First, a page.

. . . . .

Will it be now, or later?
Will it be now?
Will the moon burn over the tree-line
Will the arteries clutch
Will the brain in its shock-worn pockets smooth itself down
Being small, as we are, and negligible
Scarcely entitled to a name, such as beloved
Not known to exist except as beloved
As you were, uncertain now what you are
Will the brick houses withstand the rest of winter
Will the wood houses
Will the men be warm enough at night
The women
Will each find his way to another, and be housed, and be free from harm
Will the man who sleeps under the plastic tarp under the bridge be free from harm
The families in the trailers
Will the bills ever ease
Will the tensions ease, slacken, and come to seem unimportant
Will you ever come to seem unimportant
Uncertain now who you are—
And when will this trance end?
Shapes night-wheeling in the breeze
Spurs of bone a patch of trees
Wind-washed and moon-fretted
A night composed of nothing
A herd of deer browsing on lichen
Train-horn pulling through the dark
Killed in the wind farms
Tangled in the cell phone towers
The birds
The birds
The seed-heads loosening
The seed-heads loosening in bright-and-dull dawn.

. . . . .

Historically, all governments lie to their peoples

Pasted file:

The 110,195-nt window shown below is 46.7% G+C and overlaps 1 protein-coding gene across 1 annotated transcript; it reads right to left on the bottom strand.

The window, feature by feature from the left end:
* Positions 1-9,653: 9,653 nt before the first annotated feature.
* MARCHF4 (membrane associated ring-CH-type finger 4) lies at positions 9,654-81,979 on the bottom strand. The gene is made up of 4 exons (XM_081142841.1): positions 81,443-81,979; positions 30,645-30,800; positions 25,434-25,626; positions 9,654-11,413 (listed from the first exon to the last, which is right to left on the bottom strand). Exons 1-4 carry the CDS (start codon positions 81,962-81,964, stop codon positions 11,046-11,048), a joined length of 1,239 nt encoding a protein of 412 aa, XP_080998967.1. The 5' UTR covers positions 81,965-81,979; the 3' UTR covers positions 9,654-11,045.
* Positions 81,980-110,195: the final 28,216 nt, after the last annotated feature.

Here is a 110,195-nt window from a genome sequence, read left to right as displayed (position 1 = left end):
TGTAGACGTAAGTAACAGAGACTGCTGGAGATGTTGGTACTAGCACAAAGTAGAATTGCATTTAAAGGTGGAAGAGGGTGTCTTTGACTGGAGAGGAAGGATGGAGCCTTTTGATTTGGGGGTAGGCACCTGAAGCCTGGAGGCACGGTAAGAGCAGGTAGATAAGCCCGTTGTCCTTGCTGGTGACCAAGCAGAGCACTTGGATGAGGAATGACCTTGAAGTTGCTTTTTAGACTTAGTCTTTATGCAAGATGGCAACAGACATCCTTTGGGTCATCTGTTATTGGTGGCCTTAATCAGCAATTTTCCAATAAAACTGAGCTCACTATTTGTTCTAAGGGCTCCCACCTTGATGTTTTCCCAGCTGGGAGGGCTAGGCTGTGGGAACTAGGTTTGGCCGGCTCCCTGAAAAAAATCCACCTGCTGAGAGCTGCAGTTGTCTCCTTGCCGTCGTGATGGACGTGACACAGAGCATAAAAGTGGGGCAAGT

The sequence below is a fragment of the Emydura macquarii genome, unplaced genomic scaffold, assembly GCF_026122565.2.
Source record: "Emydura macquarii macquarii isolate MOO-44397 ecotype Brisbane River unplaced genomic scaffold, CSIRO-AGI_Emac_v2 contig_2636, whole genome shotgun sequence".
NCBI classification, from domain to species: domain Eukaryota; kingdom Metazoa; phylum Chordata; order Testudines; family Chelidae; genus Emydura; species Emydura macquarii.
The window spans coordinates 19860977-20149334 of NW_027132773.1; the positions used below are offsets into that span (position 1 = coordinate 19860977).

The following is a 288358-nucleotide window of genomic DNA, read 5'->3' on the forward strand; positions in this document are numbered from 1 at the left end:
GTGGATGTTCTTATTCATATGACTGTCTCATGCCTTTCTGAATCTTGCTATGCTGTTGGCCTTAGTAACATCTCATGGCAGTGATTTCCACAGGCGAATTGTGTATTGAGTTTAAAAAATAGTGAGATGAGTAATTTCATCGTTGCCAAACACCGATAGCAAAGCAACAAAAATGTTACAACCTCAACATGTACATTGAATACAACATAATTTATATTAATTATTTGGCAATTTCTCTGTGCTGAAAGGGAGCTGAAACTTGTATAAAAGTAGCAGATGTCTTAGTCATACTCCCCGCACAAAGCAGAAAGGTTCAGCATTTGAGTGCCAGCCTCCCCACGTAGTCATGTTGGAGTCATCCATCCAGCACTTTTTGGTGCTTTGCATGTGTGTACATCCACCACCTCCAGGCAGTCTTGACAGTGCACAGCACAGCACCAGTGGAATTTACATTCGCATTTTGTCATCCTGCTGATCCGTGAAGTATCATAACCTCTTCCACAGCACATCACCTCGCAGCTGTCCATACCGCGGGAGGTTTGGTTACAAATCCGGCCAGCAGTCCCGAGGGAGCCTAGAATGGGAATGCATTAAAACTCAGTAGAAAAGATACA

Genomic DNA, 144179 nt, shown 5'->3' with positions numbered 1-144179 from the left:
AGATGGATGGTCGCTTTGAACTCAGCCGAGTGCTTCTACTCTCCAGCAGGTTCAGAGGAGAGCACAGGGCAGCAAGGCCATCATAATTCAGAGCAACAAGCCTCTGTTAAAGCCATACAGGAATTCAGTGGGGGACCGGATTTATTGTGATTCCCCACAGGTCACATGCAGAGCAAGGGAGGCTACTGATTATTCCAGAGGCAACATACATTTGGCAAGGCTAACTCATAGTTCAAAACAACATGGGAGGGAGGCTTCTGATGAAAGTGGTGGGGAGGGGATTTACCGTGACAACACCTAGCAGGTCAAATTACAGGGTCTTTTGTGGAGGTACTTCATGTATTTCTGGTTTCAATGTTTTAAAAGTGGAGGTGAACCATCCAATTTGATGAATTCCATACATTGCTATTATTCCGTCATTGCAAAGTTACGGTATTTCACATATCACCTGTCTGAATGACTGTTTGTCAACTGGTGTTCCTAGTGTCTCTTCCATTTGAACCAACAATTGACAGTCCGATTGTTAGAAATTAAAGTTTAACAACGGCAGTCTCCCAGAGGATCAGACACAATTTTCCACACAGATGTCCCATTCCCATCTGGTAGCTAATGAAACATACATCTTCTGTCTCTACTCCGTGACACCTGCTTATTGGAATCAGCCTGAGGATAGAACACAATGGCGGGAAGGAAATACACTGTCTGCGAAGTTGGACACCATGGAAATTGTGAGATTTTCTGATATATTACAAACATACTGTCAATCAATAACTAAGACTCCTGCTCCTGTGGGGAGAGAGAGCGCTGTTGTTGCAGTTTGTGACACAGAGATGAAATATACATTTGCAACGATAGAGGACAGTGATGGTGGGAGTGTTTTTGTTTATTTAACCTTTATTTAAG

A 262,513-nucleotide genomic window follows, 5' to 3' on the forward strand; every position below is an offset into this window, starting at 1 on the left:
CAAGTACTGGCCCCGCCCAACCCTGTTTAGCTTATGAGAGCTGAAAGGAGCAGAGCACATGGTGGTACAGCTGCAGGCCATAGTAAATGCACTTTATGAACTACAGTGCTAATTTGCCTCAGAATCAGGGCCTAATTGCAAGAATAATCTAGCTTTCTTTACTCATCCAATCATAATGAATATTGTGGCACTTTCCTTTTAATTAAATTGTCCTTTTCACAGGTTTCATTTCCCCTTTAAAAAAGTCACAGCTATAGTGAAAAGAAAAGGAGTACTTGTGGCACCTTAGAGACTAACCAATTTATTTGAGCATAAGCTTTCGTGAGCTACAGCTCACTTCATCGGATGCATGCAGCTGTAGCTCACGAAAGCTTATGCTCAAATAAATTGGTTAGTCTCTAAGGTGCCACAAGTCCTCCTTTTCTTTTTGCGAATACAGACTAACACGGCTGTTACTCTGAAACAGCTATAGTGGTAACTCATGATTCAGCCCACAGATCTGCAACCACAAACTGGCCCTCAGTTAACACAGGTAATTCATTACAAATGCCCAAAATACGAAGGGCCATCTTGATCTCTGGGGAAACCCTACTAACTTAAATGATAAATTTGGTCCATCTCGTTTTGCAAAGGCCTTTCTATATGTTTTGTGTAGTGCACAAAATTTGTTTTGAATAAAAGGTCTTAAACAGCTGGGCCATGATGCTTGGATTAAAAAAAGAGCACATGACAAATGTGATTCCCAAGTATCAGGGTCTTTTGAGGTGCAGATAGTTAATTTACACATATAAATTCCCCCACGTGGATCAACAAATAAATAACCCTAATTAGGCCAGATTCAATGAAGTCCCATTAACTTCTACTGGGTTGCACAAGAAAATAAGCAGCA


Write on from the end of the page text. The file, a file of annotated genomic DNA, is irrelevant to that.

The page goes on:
Historically: bloodshed for trust

The way a person lies is different
from the way a government lies.
Avert your eyes if you can.

You said it’s MY DISEASE.
And that is true.
As my disguises were true.
Private fears my sense that you might not forgive.

A people lie because they believe they can control outcomes.
They believe they know the way.

Today, am I in danger?
To what are you beholden?
By what enthralled?

A war, a nation, oxblood and sleep kits.
If you understand, tell me

When I wake up, I understand what slaughter will take place
today in our name.

What should my response be
Who am I responsible for
What falsehoods count

And what men at this hour do not speak?
What women at this hour cannot speak?

. . . . .

Wind beneath the bridge, between the cemetery stones,
soundless. Last night’s rain
is shaking from the leaves. Light
pours down—

What is it that moves in such weather-
smooth winds that the hills themselves soften?
The pleats of snow in the ridges below the peaks
are cold. Depthless
beauty. I have not been able to say
I trust the world.

The war is with us each morning
With us when we climb into beds

When I wake up I am responsible
When I wake up alone, I am forced to see

Over the ossified earth the waters are rising
I avert my eyes

Each of us who has a home—
we darken